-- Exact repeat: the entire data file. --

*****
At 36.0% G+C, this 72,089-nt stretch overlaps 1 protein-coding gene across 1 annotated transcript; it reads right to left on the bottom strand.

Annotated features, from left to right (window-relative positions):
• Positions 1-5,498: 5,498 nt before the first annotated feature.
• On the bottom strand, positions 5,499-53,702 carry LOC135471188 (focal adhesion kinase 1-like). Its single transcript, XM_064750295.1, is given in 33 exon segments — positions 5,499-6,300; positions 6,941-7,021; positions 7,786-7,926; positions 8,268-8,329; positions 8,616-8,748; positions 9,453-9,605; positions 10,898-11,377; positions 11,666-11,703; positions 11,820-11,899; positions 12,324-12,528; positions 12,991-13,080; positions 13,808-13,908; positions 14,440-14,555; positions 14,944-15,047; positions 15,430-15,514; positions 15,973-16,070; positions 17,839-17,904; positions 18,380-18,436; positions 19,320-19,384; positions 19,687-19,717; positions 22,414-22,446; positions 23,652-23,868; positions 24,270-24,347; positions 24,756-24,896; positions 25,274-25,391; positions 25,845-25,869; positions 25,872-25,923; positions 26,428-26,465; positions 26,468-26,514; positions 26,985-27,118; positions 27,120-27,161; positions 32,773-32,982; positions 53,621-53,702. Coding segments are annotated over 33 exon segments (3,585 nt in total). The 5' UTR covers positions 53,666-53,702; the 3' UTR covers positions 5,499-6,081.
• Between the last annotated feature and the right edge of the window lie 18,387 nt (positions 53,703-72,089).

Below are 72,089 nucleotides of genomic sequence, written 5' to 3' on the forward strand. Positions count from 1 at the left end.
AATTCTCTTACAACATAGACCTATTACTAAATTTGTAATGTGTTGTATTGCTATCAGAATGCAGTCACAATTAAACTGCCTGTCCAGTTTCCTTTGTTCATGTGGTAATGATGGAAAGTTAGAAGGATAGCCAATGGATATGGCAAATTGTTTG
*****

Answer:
At 36.0% G+C, this 72,089-nt stretch overlaps 1 protein-coding gene across 1 annotated transcript; it reads right to left on the bottom strand.

Annotated features, from left to right (window-relative positions):
• Positions 1-5,498: 5,498 nt before the first annotated feature.
• On the bottom strand, positions 5,499-53,702 carry LOC135471188 (focal adhesion kinase 1-like). Its single transcript, XM_064750295.1, is given in 33 exon segments — positions 5,499-6,300; positions 6,941-7,021; positions 7,786-7,926; positions 8,268-8,329; positions 8,616-8,748; positions 9,453-9,605; positions 10,898-11,377; positions 11,666-11,703; positions 11,820-11,899; positions 12,324-12,528; positions 12,991-13,080; positions 13,808-13,908; positions 14,440-14,555; positions 14,944-15,047; positions 15,430-15,514; positions 15,973-16,070; positions 17,839-17,904; positions 18,380-18,436; positions 19,320-19,384; positions 19,687-19,717; positions 22,414-22,446; positions 23,652-23,868; positions 24,270-24,347; positions 24,756-24,896; positions 25,274-25,391; positions 25,845-25,869; positions 25,872-25,923; positions 26,428-26,465; positions 26,468-26,514; positions 26,985-27,118; positions 27,120-27,161; positions 32,773-32,982; positions 53,621-53,702. Coding segments are annotated over 33 exon segments (3,585 nt in total). The 5' UTR covers positions 53,666-53,702; the 3' UTR covers positions 5,499-6,081.
• Between the last annotated feature and the right edge of the window lie 18,387 nt (positions 53,703-72,089).

Below are 72,089 nucleotides of genomic sequence, written 5' to 3' on the forward strand. Positions count from 1 at the left end.
AATTCTCTTACAACATAGACCTATTACTAAATTTGTAATGTGTTGTATTGCTATCAGAATGCAGTCACAATTAAACTGCCTGTCCAGTTTCCTTTGTTCATGTGGTAATGATGGAAAGTTAGAAGGATAGCCAATGGATATGGCAAATTGTTTG